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BECKY PALAPALA is the author of many unpublished poems, diatribes, and terse letters, which she holds captive in a homely tote bag in her bedroom. The poems that escaped can be found in online publication at Strix Varia, Paper Darts, and in other nooks and crannies of the internet. In 2008-2009, she served as a poetry editor for Ivory Tower. After an iliadic battle with higher education, Becky graduated with a B.A. in English Literature in the spring of 2010. She currently lives with her husband, daughter, and dog on the outskirts of the Twin Cities, where she pines for her rivertown home and attempts to befriend the rabbit that lives in her yard.

126 responses to “We Don’t Need No Education”

  1. Joe Daly says:

    I don’t have any kids either, but it does seem like there is a cultural urge to explain behavior (for adults and children alike) by giving it a label.

    She doesn’t pay attention- she’s ADD.

    He can’t sit still- he’s got Restless Leg Syndrome

    It’s almost like by giving a label to a behavior, we absolve the person from some or all of that behavior’s consequences. “Oh, he’s like that. He’s got ADD, waddaya want?” Feelings don’t get hurt as badly when you turn unskilled behavior into clinical syndromes.

    Not to say there aren’t legit, biochemical conditions that society was not equipped to understand twenty or even ten years ago. But it does seem like a lot of time and money are being funneled into defining and treating what are essentially growing pains.

    • Gloria says:

      I don’t know, Joe. As a mom with an 18 year old daughter with Borderline Personality Disorder, and 8 year old twin boys – one with ADHD/OCD and one with an “Emotional Disturbance not otherwise specified – I have to say that I don’t think labels are always necessarily designed to excuse children’s behavior, but to force grown ups to quit being assholes to kids. Force them – legally obligate them – to be more patient and understanding. And, you know, sometimes, as a parent, you just throw your hands up and look the grown ups in the eye and say, “We’re all doing the best we can – you, me, and this nuisance of a child – what more do you want?” Other grown ups will tell you to medicate your child. Maybe it’s sugar. You let them play video games? That’s obviously it. You’re too soft on them. You’re too hard on them. If my kids acted like that, I’d beat their asses! You can’t win. Sometimes diagnoses and IEPs legally protect your child and allow you to say, “I’m doing the best I can, so is my child, and if you don’t back off and be a little understanding, I will sue you and drag your name – your name personally – through the media and court system.” Because, you know, sometimes we all are actually just doing the best we can.

      • Greg Olear says:

        Not long ago, autism used to occur in one birth per 2,000. For the last decade or so, the number has spiked geometrically; it’s now one in 110. And it isn’t because the DSM is more fancy, or that parents want their kids diagnosed in a certain way. No one knows why (it isn’t vaccines, though; the doctor who popularized that bit of bunk has been thrown out of the UK and had his medical license revoked).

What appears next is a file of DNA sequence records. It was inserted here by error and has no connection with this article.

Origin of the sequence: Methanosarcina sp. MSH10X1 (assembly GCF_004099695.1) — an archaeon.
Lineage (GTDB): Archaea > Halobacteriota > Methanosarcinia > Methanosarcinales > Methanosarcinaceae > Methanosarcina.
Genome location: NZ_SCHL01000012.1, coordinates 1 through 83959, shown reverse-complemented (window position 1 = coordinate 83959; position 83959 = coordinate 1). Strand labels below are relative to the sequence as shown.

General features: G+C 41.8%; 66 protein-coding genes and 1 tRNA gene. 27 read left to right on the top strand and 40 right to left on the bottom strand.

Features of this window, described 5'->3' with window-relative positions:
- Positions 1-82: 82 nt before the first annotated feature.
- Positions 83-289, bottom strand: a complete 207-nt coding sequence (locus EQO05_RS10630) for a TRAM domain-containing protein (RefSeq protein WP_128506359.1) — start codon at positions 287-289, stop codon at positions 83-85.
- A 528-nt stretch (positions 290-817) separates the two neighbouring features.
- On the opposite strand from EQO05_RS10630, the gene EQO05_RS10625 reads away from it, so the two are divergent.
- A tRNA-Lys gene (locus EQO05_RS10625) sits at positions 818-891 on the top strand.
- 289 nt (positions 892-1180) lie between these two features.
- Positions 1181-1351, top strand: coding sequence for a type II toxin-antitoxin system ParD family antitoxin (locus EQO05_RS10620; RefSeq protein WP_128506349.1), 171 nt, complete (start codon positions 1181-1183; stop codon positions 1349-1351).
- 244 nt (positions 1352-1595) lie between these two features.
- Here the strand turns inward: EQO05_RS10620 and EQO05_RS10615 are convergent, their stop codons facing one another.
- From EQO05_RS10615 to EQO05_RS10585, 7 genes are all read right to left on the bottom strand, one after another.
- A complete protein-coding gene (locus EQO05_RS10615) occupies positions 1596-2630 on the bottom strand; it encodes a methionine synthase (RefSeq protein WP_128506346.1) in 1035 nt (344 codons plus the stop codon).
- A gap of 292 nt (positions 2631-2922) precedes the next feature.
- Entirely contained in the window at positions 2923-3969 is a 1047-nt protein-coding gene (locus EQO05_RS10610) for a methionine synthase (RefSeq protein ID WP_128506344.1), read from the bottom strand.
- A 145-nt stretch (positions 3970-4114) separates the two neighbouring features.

Autism in its various forms (which in the 2012 DSM will include Asperger’s), ADHD, sensory problems, and the PPD-NOS (pervasive personlaity disorder not otherwise specified) — the numbers are way up. No one knows why.

        The DSM is calling it as it sees it, not making names for things that aren’t real and that don’t give parents gray hairs or worse.

        • Joe Daly says:

          >>The DSM is calling it as it sees it, not making names for things that aren’t real and that don’t give parents gray hairs or worse.<<

          Totally agree. That’s why I acknowledged that there are definitely legitimate conditions that we could not have addressed, diagnosed, or understood twenty years ago.

          Apologies for any offense taken for reckless comments I made that minimized or diminished real medical conditions. That was not my intention, although a quick review of my comment indicates that’s what someone could reasonably infer. And I certainly didn’t suggest parents aren’t doing their best. While I do believe that over-medication is a problem, and that I think there can be some emotional consequences for giving labels to children, I completely agree that medicine isn’t making stuff up for the purpose of making stuff up. There are legit conditions that we didn’t understand not so long ago.

          My main point was that defining something does not normally resolve the problem, and that, to Gloria’s points, we still need to find ways of addressing the issues. Whatever the root causes are behind a child’s developmental challenges, defining it is one thing, but correcting it is the more compelling need.

        • Becky Palapala says:

          Well, Greg. You know me. My distrust of authority is such that I’m disinclined to believe in the fundamental integrity or infallible nature of the DSM IV.

          I think that the people who are making the DSM IV are somewhere in between my age–on the front end of this spike in diagnoses–or my parents’ ages. That is, they were raised or raised children or were otherwise socialized into a society in which perceived behavioral anomalies were increasingly pathologized.